Guanxi, Communication and Competition in Post-Crisis China
There’s a very good post in the Harvard Business Review Blog this morning titled “How to Get Promoted in China” by Andy Molinsky. His main idea is:
“The overall message — no matter which foreign culture you find yourself in — is to “go local. Do your best to find out how self-promotion is handled in that local culture and adjust your behavior accordingly. By doing so, you are enhancing your ability to move seamlessly across the global economy and increasing the chances of creating positive impressions in any cultural setting.”
Molinsky presents an illustrative case and offers readers four very astute take-aways:
- Tip 1: Be patient
- Tip 2: Develop your networks
- Tip 3: Adapt your own communication style
- Tip 4: Find a better fit
Two points he doesn’t mention explicitly, however, are also important to international managers approaching the China market in search of profits, not promotions.
1)Guanxi / network-building is a function of power and hierarchy. Americans and Europeans are used to two types of guanxi-building. The most familiar situation is exemplified by Chinese salesmen and potential partners trying to curry favor – often offering guanxi and connections as their only significant asset. International managers are also accustomed to banquets, gift-exchanges and relationship-building events with potential partners or clients. This kind of networking is horizontal between parties of roughly equal status. There is however a third type of guanxi relationship, where an outsider or lower-status individual must work to gain admittance to a group or win the approval and cooperation of a higher-ranking actor. While this type of networking is increasingly important in post-crisis China, it remains a persistent mystery to many western deal-makers. A decade ago, international managers had a cache and status that opened doors and leveled every playing field. Those days are gone.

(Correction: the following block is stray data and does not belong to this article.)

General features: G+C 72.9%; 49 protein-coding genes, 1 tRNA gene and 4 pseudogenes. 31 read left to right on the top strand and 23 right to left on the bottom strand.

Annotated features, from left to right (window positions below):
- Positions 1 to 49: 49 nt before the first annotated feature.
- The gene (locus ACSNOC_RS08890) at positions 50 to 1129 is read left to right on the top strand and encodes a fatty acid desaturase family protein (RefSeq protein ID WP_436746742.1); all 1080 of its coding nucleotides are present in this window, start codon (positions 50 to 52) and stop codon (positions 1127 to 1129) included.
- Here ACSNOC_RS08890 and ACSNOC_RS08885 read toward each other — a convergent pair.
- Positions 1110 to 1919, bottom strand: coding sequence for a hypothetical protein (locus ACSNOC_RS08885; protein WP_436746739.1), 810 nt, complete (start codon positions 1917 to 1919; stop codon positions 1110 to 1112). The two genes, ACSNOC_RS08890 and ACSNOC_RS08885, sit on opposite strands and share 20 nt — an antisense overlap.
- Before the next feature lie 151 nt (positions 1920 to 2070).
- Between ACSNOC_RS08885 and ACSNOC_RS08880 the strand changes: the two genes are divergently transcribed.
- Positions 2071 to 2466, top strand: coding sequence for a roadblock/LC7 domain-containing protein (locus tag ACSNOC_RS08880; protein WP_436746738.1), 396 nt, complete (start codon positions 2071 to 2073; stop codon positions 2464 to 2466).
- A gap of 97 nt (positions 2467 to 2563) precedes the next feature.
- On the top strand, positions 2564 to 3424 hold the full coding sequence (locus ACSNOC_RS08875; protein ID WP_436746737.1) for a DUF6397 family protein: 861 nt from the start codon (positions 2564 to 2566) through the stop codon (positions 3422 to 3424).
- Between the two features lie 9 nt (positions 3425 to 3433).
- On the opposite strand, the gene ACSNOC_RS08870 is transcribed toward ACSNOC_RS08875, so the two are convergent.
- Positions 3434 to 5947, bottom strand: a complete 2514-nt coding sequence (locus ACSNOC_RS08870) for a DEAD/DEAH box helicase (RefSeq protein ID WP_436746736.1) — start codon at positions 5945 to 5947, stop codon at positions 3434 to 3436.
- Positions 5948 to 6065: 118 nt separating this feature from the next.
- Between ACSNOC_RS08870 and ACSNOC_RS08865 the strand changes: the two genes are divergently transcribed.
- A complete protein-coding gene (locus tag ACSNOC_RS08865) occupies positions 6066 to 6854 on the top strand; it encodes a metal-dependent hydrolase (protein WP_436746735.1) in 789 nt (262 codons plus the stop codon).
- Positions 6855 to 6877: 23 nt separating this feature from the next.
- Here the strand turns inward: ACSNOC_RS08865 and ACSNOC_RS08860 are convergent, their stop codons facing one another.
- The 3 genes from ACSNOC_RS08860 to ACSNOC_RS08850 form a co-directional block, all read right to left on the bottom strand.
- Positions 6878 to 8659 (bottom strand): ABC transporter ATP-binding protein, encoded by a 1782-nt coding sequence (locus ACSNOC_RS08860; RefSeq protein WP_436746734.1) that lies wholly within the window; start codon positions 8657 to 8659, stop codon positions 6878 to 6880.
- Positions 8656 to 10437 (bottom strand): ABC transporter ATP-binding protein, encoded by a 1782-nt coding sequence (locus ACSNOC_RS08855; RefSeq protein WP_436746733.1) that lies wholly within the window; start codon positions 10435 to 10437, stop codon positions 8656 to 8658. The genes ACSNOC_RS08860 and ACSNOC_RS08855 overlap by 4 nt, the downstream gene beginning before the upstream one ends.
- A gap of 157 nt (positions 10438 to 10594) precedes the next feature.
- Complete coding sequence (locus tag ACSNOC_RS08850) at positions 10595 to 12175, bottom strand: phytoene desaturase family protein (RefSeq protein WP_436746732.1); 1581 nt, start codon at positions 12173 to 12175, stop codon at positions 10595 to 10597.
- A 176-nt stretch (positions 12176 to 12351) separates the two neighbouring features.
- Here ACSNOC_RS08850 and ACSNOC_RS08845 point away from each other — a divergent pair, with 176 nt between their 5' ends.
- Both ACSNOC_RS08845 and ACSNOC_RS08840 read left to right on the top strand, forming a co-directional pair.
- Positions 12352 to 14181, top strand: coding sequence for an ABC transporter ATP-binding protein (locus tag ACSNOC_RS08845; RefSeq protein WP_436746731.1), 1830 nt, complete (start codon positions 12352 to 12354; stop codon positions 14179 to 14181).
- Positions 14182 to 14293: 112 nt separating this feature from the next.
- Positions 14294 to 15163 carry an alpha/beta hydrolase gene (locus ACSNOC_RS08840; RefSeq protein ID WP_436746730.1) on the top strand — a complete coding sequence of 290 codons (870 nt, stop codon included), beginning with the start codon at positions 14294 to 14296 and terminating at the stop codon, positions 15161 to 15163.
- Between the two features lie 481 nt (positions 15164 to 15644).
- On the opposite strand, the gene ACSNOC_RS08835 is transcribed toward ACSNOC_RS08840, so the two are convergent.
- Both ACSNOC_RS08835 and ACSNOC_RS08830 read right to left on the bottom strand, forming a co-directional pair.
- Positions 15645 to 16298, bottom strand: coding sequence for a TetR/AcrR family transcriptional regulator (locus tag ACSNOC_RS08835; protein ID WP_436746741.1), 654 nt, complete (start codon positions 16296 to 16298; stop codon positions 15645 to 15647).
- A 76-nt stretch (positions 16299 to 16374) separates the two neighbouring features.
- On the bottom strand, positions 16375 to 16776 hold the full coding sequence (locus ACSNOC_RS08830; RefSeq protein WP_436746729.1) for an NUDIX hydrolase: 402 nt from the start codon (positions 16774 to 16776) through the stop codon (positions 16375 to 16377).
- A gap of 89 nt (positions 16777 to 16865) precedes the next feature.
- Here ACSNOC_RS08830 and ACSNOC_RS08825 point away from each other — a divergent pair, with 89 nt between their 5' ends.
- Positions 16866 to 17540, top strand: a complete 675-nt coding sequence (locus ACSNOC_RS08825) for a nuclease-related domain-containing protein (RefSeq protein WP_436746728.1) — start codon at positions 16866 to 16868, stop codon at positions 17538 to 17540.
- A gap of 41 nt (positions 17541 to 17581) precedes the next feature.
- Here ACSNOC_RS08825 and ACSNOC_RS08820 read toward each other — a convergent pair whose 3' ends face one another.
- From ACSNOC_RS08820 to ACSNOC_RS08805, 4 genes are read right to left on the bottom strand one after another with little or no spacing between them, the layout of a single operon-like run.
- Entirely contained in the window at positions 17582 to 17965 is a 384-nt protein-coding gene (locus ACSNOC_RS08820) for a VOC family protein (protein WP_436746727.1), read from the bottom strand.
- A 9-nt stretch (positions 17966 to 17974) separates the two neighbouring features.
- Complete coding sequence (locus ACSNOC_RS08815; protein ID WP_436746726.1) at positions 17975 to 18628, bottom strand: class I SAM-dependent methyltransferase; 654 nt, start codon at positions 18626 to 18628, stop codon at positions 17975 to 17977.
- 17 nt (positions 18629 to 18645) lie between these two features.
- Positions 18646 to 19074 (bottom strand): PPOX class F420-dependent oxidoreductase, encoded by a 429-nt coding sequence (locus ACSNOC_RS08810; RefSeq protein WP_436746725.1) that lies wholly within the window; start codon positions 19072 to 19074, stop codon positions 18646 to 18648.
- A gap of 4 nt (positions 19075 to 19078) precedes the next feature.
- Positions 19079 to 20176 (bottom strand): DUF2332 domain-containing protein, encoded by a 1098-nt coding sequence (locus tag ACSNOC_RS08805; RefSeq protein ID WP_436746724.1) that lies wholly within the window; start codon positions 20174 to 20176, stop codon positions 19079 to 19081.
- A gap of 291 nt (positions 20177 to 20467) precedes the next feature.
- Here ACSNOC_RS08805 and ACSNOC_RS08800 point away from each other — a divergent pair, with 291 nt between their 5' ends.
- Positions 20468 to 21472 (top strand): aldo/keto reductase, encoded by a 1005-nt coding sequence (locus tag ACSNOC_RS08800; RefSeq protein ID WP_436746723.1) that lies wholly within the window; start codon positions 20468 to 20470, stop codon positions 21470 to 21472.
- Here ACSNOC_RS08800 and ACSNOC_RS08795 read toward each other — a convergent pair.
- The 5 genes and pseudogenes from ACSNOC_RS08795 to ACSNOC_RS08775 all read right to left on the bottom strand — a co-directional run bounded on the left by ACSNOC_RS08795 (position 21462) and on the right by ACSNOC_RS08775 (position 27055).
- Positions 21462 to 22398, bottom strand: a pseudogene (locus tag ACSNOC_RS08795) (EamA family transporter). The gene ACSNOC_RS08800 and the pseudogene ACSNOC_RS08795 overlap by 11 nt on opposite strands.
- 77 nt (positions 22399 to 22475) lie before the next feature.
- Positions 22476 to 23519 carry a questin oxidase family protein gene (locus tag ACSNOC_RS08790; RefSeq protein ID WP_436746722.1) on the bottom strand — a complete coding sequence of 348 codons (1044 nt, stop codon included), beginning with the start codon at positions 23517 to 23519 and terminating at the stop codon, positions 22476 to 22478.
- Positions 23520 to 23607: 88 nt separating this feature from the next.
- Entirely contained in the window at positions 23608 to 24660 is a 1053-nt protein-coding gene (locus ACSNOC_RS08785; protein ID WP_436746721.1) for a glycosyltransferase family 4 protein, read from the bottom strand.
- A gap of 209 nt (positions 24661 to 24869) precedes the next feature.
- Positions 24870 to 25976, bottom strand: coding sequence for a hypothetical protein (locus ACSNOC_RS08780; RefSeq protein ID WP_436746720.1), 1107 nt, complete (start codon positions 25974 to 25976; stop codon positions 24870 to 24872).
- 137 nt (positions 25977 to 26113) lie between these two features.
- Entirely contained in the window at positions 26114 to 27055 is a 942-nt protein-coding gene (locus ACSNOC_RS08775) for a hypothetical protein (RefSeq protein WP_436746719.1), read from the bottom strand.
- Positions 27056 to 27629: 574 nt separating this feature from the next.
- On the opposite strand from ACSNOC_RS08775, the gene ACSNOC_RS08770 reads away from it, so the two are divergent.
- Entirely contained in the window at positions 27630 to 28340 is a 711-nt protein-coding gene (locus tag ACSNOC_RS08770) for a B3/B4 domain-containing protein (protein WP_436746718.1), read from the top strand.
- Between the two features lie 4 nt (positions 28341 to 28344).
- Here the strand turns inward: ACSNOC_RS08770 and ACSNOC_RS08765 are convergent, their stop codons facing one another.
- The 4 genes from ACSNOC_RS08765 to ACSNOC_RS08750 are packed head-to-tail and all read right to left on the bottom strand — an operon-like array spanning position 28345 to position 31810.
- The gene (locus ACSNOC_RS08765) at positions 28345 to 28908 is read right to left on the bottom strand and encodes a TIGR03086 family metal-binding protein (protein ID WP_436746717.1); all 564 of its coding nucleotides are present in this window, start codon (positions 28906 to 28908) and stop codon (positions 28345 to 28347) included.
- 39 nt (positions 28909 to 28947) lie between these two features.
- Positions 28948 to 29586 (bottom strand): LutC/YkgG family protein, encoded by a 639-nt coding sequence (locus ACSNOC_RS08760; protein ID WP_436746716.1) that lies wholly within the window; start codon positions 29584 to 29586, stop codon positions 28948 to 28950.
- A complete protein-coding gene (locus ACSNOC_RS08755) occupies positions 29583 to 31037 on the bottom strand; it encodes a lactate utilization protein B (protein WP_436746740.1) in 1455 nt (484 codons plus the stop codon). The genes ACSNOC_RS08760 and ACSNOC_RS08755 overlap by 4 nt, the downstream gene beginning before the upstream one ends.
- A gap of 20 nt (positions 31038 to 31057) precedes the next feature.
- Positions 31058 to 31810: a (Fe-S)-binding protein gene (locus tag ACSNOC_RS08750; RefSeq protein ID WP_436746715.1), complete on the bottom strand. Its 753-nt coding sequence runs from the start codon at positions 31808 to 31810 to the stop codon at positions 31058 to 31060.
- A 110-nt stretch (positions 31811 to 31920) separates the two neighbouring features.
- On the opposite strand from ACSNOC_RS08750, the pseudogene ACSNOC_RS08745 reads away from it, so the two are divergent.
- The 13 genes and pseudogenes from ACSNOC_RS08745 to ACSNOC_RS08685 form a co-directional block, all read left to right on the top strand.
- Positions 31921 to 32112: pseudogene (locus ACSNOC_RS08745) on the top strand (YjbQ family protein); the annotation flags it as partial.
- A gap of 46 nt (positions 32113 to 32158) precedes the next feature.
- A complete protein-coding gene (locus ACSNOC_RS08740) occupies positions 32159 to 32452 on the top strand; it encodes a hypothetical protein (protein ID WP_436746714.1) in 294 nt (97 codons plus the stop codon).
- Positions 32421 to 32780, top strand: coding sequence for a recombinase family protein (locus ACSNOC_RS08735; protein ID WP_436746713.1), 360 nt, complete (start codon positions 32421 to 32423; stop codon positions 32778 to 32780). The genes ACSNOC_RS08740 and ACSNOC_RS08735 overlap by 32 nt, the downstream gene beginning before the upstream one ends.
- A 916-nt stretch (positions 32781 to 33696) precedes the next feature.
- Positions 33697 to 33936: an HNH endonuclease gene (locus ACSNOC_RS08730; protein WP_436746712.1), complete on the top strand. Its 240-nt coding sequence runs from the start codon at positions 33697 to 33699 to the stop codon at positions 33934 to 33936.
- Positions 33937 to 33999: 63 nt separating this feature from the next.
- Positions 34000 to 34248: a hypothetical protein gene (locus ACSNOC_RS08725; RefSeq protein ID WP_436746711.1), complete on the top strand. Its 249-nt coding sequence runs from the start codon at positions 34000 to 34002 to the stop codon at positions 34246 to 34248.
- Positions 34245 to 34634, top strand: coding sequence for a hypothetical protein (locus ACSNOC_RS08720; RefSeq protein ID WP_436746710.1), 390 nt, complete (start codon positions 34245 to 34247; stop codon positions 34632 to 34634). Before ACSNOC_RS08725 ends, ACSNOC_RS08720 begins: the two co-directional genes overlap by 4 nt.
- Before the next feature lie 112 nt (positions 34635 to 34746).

2) More and more MNCs in China are finding that they compete directly with local firms not only for raw materials and customers, but also for talent. In pre-crisis days, American and European firms had their pick of the best & brightest young executives in China, be they homegrown, returning Chinese or expat. Nowadays international managers can’t take anything for granted. Top Chinese grads are said to prefer jobs at steady SOEs or bureaucratic posts to all but the most famous MNCs. Mr. Molinsky seems to be hinting that up and coming young western managers are starting to see private Chinese firms as viable career options as well.